This is not to revert to a medical framework without science or to snub the scientific progress which has resulted in dramatic cures for so many ravages of mankind over past ages. Yet one must wonder if the “divorce” of faith from science has left us both “lost and aloof” at times. In the words of Einstein himself, “science without religion is lame; religion without science is blind.” Need this be the case?

In a USA Today poll, patients were asked if they wanted the issue of spirituality addressed by their physicians: 2/3 felt this desirable, yet for only 10% had the subject been raised. Even among those who professed no spiritual leaning, half felt some inquiry should be made on the subject by their doctor(s) in cases of serious illness [3]. Numerous studies have shown a correlation between spiritual beliefs and patients coping with, or recovery from, serious illness [4]. Author and surgeon Bernie Siegel reports this to be a factor of dramatic import, citing one Lancet study which found the greatest determinant of survival with advanced stage cancer, beyond disease- free interval, to be, not presence or number of metastases, but “a sense of joy” [5]. In seeking to direct patients toward healing (though not necessarily curing) their infirmity by recognition of “higher powers” in evidence in (or through) their illness, Dr. Siegel describes himself “trying to find the moral and even spiritual authority that his profession has lost (some would say abandoned)” [6]. Yet few feel comfortable with such discussions, and even fewer risk joining patients (or families) in spiritual communion, perhaps even discouraged from doing so [7].

 Not only does attention to matters of spiritual concern affect patient care, it also affects those providing that care as well. Issues of physician wellness and resiliency are “front and center” currently, not only in medical journals, but lay literature as well [8]. The data is compelling. In a collective review of “physician burnout” in 2016. Dimou, et al report a 50% overall prevalence of burnout, with one third meeting criteria for overt clinical depression [9]. Consequences were not minor, nor were short-lived - significant medical errors found to occur in almost 10%, and the effects of depression and absenteeism substantial. Suicidal ideation was present in 6% [10] the risk of death from suicide (for resident physicians) is currently estimated at 1.5 to 4.5 times that for comparable age and sex-matched peers [11]. Similar statistics have been reported among other resident groups [12], older practitioners and across specialty and geographic locations [13,14]. Furthermore, these worrisome estimates show the problem(s) appear to be increasing over time, compared to data reported from 2009 [14].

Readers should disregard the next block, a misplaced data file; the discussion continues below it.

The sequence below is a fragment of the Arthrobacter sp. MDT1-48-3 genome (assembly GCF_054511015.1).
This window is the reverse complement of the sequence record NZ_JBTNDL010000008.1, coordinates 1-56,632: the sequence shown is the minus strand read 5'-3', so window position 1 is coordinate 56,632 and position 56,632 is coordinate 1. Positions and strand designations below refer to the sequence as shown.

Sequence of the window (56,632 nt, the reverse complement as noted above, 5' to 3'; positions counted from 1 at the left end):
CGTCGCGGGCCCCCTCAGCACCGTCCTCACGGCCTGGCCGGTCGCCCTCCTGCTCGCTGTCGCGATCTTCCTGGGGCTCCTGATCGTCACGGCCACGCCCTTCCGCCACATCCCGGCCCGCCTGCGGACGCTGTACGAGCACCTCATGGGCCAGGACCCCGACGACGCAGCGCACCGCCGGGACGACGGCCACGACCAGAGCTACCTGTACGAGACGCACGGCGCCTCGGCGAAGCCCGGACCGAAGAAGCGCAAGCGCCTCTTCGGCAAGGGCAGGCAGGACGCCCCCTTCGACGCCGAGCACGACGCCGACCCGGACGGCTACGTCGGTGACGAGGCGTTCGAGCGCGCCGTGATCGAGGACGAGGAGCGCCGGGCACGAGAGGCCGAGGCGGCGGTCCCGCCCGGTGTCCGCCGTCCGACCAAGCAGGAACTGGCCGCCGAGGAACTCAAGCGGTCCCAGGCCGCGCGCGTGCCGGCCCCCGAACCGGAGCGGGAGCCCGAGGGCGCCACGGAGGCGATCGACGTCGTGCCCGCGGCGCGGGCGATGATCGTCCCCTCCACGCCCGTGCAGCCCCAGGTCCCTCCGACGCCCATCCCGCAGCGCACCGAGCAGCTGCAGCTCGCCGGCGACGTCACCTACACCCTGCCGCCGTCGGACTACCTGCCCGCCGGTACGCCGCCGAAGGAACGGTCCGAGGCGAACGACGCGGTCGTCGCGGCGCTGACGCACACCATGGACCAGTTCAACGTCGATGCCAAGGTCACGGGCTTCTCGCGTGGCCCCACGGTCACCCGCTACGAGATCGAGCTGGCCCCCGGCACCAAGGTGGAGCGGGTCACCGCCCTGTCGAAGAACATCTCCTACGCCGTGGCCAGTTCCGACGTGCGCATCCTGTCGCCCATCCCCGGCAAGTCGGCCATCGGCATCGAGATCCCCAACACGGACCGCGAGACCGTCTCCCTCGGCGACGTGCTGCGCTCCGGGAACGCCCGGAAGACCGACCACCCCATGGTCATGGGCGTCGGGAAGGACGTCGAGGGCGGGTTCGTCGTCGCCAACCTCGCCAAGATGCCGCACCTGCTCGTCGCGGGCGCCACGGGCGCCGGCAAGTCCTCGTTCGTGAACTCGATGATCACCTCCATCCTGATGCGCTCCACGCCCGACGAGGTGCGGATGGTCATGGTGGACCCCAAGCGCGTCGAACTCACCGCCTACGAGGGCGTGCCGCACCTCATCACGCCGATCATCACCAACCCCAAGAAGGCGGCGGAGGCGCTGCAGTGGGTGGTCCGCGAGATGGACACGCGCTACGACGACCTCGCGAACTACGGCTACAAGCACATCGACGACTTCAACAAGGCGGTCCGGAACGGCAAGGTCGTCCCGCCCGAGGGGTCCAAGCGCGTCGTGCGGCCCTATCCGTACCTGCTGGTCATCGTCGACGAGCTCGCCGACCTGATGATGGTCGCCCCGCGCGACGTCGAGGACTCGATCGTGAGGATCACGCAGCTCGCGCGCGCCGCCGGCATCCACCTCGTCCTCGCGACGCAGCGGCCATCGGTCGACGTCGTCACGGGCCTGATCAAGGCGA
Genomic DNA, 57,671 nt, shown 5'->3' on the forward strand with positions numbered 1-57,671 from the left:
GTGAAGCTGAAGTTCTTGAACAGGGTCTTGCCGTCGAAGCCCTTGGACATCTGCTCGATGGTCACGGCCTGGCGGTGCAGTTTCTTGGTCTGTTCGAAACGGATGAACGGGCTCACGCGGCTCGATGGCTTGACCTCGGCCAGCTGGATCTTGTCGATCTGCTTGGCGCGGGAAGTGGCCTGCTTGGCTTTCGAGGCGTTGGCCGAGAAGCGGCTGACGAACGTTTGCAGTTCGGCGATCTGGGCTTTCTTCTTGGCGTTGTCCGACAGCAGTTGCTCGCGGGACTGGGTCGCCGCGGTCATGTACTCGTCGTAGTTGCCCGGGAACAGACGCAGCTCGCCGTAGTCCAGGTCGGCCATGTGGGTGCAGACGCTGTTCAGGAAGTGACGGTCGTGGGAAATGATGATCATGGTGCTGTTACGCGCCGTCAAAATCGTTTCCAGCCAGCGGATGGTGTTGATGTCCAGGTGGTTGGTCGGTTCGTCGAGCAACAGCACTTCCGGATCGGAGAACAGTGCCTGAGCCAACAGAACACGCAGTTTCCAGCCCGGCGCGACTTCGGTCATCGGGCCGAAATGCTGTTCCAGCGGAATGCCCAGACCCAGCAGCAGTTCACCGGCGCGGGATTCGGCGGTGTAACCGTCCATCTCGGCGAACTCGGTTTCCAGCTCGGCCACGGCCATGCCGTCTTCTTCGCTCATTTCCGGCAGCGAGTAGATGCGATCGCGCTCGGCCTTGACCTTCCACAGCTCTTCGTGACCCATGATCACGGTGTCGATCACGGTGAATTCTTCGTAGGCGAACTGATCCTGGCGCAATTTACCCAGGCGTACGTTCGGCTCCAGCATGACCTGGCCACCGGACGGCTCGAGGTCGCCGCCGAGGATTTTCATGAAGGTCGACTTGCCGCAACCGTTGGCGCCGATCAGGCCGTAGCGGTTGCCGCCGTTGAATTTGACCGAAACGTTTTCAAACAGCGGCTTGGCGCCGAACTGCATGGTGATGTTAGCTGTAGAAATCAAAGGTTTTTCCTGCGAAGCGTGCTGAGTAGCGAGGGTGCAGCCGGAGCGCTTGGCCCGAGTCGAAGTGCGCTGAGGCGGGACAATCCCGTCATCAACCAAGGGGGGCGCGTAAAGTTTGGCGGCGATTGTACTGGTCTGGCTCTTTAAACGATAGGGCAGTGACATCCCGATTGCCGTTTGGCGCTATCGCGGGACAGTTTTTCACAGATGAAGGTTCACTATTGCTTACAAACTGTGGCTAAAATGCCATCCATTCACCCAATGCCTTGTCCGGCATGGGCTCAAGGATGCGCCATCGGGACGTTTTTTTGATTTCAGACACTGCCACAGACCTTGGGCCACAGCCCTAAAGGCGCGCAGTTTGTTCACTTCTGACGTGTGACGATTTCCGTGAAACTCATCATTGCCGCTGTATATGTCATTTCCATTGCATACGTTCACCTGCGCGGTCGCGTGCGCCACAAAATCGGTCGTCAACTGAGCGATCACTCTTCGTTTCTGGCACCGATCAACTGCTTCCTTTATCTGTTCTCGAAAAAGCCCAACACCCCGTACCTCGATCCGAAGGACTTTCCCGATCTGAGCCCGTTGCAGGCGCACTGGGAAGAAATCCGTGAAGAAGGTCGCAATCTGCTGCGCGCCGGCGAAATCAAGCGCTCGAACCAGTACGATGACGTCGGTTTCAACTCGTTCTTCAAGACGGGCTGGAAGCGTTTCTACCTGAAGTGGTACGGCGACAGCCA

While the causes and/or inciting events for such gravely concerning trends are unclear or conjectural, it is clear that the anticipation of altruistic service to one’s fellow man voiced by applicants to both medical school and residency training has been eroded (or replaced) by one of cynicism and fatigue. No doubt both grim reality and pain from numerous patient encounters play major roles in this transition, but one is left to wonder if that is an inevitable price of experience and judgment. Must it be? Perhaps an underlying source of comfort and direction resides in that question of “spiritual awareness,” after all. What gives one’s life “joy and meaning” is that which both sustains and directs it. If renewed attention to a spiritual framework (for us as well as our patients) can provide answers to questions of suffering for both, perhaps it is time to re-evaluate spirituality as a legitimate tool in the medical armamentarium.


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  14. Dimou.p.1231.

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Citation: Bagwell CE. Spirituality in Medicine/Surgery: Time for a New Awareness?. Austin Surg Case Rep. 2018; 3(1): 1025.